Wendy Gilbert was nervous. So nervous.
It had been about a month since she'd provided DNA to be tested for a gene mutation that would mean she had a greatly elevated risk of breast and ovarian cancer.
She'd taken a swig of Scope, swished it around in her mouth and then spit it back out into a tube to be sent off for analysis.
And she was about to learn the results.
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Her face felt warm. Her heart beat a mile a minute. She clutched her daughter's hand.
Mercifully, Rachel Gorham, the Trios Health nurse practitioner who arranged the test, cut right to the chase last week.
"You do not have the mutation. It's good news," she told Gilbert.
Gilbert, 58, of Pasco, let out a cheer. She wrapped her daughter in a hug.
She smiled -- a wide, joyful smile.
Gilbert had breast cancer 14 years ago. Her mother also battled -- and beat -- the disease. That personal and family history made her feel pretty certain she would test positive, and it made her worry for her kids, whose chances of having the same faulty gene would be at 50 percent.
Learning she was negative was a relief -- the news she wanted to hear, Gilbert said. But she did the test so she'd know either way, so -- if she was positive -- she could be proactive and pass on the important health information to her kids, she said.
Gorham, based at Trios' deBit building, regularly screens and tests patients for mutations of the BRCA 1 and BRCA 2 genes. Those genes produce proteins that suppress tumors, and inherited mutations can bring the risk of developing breast cancer to 87 percent and ovarian cancer to 44 percent by age 70. By comparison, the risk is 8 percent for breast cancer and less than 1 percent for ovarian cancer for the general population.
The American Cancer Society estimates that about 232,670 new cases of invasive breast cancer will be diagnosed this year in women in the U.S., along with about 62,570 new cases of a noninvasive early form of breast cancer and 21,980 new ovarian cancer cases.
Breast cancer is the second-deadliest cancer in women, and ovarian cancer is the fifth, according to information from the group.
When a BRCA test comes back positive, Gorham helps patients understand their options, which range from increasing surveillance to preventive surgery. Actress Angelina Jolie famously opted for a double mastectomy after she tested positive for a BRCA 1 mutation.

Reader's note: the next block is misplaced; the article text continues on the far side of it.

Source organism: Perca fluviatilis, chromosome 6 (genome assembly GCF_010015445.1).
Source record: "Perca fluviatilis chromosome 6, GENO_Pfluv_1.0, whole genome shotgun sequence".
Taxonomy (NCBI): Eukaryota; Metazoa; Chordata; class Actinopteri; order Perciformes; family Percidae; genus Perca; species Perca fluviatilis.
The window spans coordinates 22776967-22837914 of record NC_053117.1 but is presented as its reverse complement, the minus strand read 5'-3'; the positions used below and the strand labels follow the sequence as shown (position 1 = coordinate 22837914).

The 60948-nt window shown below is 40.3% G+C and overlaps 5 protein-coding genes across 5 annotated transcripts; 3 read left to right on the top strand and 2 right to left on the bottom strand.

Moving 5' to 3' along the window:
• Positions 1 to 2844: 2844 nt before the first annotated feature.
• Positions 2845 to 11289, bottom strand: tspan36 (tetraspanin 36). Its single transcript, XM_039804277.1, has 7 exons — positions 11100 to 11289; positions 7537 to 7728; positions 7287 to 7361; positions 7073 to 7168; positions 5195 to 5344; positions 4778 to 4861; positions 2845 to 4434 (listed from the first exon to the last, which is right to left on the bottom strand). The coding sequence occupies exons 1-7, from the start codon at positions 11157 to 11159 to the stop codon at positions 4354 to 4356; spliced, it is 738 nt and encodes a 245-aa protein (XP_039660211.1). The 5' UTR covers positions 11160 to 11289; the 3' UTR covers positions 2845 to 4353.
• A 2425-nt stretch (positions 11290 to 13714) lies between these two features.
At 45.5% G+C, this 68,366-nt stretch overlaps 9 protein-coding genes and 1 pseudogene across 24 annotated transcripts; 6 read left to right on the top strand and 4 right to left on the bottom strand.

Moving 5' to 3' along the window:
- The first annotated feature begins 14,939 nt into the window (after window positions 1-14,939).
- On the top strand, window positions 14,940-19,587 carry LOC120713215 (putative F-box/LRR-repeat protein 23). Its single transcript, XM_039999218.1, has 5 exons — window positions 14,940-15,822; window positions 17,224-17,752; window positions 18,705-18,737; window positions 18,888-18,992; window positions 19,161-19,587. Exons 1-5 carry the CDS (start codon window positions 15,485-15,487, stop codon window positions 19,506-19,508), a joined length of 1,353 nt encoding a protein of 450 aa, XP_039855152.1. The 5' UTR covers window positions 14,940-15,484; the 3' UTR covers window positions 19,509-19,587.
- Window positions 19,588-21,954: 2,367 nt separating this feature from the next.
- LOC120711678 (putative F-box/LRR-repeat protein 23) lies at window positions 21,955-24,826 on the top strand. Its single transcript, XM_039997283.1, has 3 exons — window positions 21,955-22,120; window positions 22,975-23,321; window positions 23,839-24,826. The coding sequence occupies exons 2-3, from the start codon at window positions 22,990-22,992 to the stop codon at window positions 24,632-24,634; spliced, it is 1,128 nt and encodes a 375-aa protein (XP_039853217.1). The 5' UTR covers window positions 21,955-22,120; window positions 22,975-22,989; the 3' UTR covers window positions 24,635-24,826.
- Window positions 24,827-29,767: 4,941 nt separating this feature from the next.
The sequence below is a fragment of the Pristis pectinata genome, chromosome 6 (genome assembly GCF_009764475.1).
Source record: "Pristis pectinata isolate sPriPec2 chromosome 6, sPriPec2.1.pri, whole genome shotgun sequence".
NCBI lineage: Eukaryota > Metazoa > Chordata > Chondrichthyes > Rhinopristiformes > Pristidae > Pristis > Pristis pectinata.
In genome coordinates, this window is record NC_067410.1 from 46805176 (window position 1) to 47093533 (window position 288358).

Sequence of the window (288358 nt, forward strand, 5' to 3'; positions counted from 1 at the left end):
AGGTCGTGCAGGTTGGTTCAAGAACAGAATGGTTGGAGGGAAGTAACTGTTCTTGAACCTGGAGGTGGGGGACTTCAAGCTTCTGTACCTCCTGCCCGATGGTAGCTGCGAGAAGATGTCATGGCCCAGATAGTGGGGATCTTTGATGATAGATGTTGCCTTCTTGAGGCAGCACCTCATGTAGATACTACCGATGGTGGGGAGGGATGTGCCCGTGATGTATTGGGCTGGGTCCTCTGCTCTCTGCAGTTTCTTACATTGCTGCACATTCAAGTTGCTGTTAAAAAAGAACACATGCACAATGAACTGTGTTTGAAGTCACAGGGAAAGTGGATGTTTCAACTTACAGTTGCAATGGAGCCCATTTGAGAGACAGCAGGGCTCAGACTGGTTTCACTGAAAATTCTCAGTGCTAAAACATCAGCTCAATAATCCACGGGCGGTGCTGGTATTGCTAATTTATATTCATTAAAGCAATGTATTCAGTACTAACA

At Gilbert's appointment, her daughter Haliey, 21, provided moral support. And she shared in her mother's relief -- for her mom and herself.
"I'm kind of in shock right now. My whole life, I've had the knowledge in the back of my head that I probably would have breast cancer one day," Haliey said.
She understands she's still at greater risk than the general population because of her family history, "but it's comforting to know that there's kind of a blanket of security a little bit."
Gilbert also has a 23-year-old son, Brandon. Had his mother tested positive, Gorham would have advised that he also be tested. Men can inherit a BRCA mutation, putting them at increased risk for breast cancer and some other kinds of cancer.
Gorham screens all her patients at every visit to see if they meet the criteria -- which is largely based on family cancer history -- for a BRCA test. And every women who has a mammogram through Trios Health also is screened.
Gorham works with the company Myriad Genetics -- she's a speaker and she trains other providers -- and is its leading BRCA test provider in the Northwest, she said.
The test can be spendy, but Gorham said most insurance companies fully cover it, and Myriad also will cover testing for patients without insurance. Virtually all her patients -- about 95 percent -- haven't paid anything for the test, Gorham told the Herald.
Gorham sees the test as empowering.
"A lot of women have a family history of breast cancer, and they don't know what to do with it. It hangs over their head, it hangs on their shoulders. They don't know there's anything they can do about it," she said. But the test provides knowledge, and "knowledge is power," she said.
In the exam room last week, Gorham told Wendy that she'll need to start having a breast MRI in addition to her yearly mammogram because of her family history. Haliey will need to be extra vigilant.
But it was clear a weight had been lifted. As the news of the results sank in, mother and daughter asked a few questions. They reflected.
They said they were going out for ice cream -- they'd planned to anyway, but with the negative test results it would be a celebration.
Gilbert had been anxious about the test "since the day I spit," she said. But "I'm in God's hands. It's God's journey I'm on, not mine."
Every year when she goes in for a mammogram, she worries about another cancer diagnosis. But now, with the knowledge she doesn't have a BRCA mutation, perhaps she'll feel a little lighter, she said. Perhaps it will be a little easier.
Gilbert wants women to know the test process is simple, she said. They may be nervous, but "don't (avoid) something because you're scared."
In her view, "it's better to know than not to know."